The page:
Article Text


Lung infection: a multi-faceted problem
S126 Measuring quality in pneumonia care. The north west advancing quality programme 2008–2009
  1. M Woodhead1,
  2. J Butterworth2,
  3. L-A Myers3
  1. 1Central Manchester NHS Foundation Trust, Manchester, UK
  2. 2North West Strategic Health Authority, Manchester, UK
  3. 3Premier Inc, USA


As part of an initiative within the North West Strategic Health Authority to improve the quality of care, ‘quality markers’ (QMs) were measured in all adult admissions with pneumonia in all 24 Acute Trusts in the North West Region for 1 year (discharges from October 2008 to September 2009). Only adults who fulfilled a prescribed definition of ‘pneumonia’ were included. QMs were taken from a USA initiative and adapted for UK use. Patient identification was based on clinical coding. Data were recorded in each individual Trust and centrally collated.

Combined data from all trusts QMs were recorded with the following frequencies (no in parentheses is number of patients included): Oxygenation assessment within 24 h or prior to hospital arrival 96.9% (11 127), blood culture performed in the A & E prior to initial antibiotic received in hospital 58.5% (3323), smoking cessation advice/counselling given in 38.1% (2788), initial antibiotic consistent with local CAP guidelines 80.8% (6337) and initial antibiotic received within 6 h of hospital arrival 64.6% (7889). Over the four quarters of the year there was no change in the frequency (%) of oxygenation assessment (96.0, 96.1, 97.6, 98.8), initial antibiotic selection (81.9, 77.9, 80.9, 83.7), or initial antibiotic within 6 h (67.1, 64.0, 63.6, 63.5) or blood cultures performed before antibiotics (58.8, 56.3, 57.9, 62.4) but a small rise in smoking cessation advice (36.4, 32.6, 40.3, 45.5). Overall score, whether composite or appropriate did not change.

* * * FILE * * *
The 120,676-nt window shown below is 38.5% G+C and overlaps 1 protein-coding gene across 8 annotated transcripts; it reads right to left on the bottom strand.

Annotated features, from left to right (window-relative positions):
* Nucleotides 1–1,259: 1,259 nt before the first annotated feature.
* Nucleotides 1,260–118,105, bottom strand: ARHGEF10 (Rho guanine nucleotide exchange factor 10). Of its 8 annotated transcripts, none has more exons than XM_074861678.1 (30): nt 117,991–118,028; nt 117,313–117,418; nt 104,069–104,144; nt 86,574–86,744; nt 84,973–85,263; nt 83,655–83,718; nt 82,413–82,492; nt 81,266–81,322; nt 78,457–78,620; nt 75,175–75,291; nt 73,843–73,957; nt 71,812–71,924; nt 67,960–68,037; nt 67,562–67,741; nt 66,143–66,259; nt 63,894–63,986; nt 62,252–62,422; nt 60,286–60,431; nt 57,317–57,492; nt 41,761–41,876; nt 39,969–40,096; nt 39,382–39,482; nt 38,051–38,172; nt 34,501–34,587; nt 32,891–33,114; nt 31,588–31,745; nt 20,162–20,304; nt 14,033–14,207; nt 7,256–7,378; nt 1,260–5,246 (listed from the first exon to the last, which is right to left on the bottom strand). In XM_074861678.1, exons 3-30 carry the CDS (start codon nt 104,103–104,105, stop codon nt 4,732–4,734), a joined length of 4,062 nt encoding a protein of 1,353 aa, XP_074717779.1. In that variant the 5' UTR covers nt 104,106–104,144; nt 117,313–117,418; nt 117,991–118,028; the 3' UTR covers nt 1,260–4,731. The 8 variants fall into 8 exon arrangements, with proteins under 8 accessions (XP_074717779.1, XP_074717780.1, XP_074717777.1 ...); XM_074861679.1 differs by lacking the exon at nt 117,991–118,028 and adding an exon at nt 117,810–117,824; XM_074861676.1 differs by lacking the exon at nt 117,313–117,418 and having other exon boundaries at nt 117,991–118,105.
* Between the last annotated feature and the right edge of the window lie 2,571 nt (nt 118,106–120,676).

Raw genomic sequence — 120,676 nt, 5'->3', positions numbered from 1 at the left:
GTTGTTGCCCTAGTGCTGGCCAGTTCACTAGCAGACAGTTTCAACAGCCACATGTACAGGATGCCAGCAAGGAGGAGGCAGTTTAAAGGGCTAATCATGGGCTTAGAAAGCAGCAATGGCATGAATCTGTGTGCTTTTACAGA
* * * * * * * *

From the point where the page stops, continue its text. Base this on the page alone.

Individual trusts Of the 22 Trusts with complete results, overall score over the year was <80% in one, 80–85% in two, 85–90% in three, 90–95% in 13 and >95% in three. Comparing last with first quarter scores only five individual Trusts showed a rise in score of >5%, three a fall of >5% and all others changed less than this amount. The biggest change was in the Trust that performed worst in the first quarter. Practical problems identified included accurate case identification and case note data recording. Despite this the Advancing Quality programme is a practical way of measuring QMs in pneumonia. Further work is required to generate improvements in patient care.

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